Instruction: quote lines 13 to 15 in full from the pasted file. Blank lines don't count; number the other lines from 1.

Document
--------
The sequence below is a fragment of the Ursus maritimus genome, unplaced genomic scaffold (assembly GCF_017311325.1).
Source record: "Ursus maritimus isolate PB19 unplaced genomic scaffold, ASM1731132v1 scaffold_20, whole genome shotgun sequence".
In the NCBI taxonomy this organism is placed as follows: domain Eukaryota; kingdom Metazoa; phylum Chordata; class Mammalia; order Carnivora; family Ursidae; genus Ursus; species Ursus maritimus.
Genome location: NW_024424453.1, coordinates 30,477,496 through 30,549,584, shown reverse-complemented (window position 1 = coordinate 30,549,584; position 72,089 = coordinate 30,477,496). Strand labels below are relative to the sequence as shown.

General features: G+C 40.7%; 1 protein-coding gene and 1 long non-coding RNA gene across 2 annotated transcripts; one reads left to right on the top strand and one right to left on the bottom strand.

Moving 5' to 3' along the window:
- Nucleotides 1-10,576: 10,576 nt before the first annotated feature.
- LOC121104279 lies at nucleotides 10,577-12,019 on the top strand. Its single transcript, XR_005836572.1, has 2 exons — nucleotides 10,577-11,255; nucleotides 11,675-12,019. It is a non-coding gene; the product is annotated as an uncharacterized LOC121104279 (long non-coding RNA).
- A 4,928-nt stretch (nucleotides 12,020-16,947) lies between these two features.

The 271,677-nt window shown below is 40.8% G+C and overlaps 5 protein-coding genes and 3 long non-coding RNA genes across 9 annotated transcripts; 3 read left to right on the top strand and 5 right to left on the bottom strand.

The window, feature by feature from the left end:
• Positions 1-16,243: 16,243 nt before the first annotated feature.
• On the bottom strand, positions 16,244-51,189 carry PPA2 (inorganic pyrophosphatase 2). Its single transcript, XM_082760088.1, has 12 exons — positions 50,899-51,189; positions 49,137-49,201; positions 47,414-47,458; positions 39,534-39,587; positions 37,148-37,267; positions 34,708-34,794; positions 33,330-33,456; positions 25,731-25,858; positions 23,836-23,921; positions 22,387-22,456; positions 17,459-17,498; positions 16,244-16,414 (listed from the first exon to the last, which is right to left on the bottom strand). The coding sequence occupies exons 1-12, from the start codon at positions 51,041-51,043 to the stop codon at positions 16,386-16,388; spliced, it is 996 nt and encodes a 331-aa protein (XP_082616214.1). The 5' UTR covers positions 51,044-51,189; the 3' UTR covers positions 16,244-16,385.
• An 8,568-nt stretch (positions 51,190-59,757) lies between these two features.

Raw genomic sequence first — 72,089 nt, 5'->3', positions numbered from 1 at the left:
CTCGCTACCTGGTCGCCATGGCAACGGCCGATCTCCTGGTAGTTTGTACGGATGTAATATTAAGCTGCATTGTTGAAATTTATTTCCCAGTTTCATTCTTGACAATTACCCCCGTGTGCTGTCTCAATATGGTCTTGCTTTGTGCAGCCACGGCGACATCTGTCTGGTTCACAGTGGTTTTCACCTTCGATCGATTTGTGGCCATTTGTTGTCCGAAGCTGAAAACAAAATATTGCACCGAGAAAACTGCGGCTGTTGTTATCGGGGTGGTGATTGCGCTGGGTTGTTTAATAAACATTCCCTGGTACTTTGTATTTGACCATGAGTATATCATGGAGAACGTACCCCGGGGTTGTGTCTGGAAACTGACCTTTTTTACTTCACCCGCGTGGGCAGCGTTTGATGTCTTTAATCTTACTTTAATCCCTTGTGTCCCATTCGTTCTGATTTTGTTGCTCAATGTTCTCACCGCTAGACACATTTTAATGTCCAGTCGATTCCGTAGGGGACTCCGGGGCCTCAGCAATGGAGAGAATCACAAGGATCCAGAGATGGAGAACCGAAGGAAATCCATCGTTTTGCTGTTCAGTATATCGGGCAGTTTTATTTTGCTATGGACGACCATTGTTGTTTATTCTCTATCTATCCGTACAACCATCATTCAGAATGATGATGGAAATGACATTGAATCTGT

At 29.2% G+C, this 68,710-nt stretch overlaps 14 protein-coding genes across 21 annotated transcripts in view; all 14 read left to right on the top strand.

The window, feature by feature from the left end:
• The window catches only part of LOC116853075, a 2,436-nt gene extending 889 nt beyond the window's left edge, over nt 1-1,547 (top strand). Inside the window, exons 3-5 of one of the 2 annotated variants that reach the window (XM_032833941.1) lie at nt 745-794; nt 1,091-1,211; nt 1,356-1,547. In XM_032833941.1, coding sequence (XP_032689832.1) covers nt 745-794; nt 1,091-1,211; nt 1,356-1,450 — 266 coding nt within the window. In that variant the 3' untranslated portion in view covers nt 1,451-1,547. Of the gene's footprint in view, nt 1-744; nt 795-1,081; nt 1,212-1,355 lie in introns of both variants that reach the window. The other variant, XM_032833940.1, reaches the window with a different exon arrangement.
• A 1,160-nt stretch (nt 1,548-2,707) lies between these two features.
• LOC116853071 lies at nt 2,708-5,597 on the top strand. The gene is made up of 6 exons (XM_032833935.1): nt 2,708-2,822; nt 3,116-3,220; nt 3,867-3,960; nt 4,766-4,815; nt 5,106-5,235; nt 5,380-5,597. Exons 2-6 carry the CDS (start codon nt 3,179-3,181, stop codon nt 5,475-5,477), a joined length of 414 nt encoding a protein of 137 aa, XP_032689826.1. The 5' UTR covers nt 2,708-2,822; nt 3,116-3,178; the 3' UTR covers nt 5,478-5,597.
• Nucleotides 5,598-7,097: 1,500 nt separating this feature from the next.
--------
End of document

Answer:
• On the bottom strand, positions 16,244-51,189 carry PPA2 (inorganic pyrophosphatase 2). Its single transcript, XM_082760088.1, has 12 exons — positions 50,899-51,189; positions 49,137-49,201; positions 47,414-47,458; positions 39,534-39,587; positions 37,148-37,267; positions 34,708-34,794; positions 33,330-33,456; positions 25,731-25,858; positions 23,836-23,921; positions 22,387-22,456; positions 17,459-17,498; positions 16,244-16,414 (listed from the first exon to the last, which is right to left on the bottom strand). The coding sequence occupies exons 1-12, from the start codon at positions 51,041-51,043 to the stop codon at positions 16,386-16,388; spliced, it is 996 nt and encodes a 331-aa protein (XP_082616214.1). The 5' UTR covers positions 51,044-51,189; the 3' UTR covers positions 16,244-16,385.
• An 8,568-nt stretch (positions 51,190-59,757) lies between these two features.

Raw genomic sequence first — 72,089 nt, 5'->3', positions numbered from 1 at the left: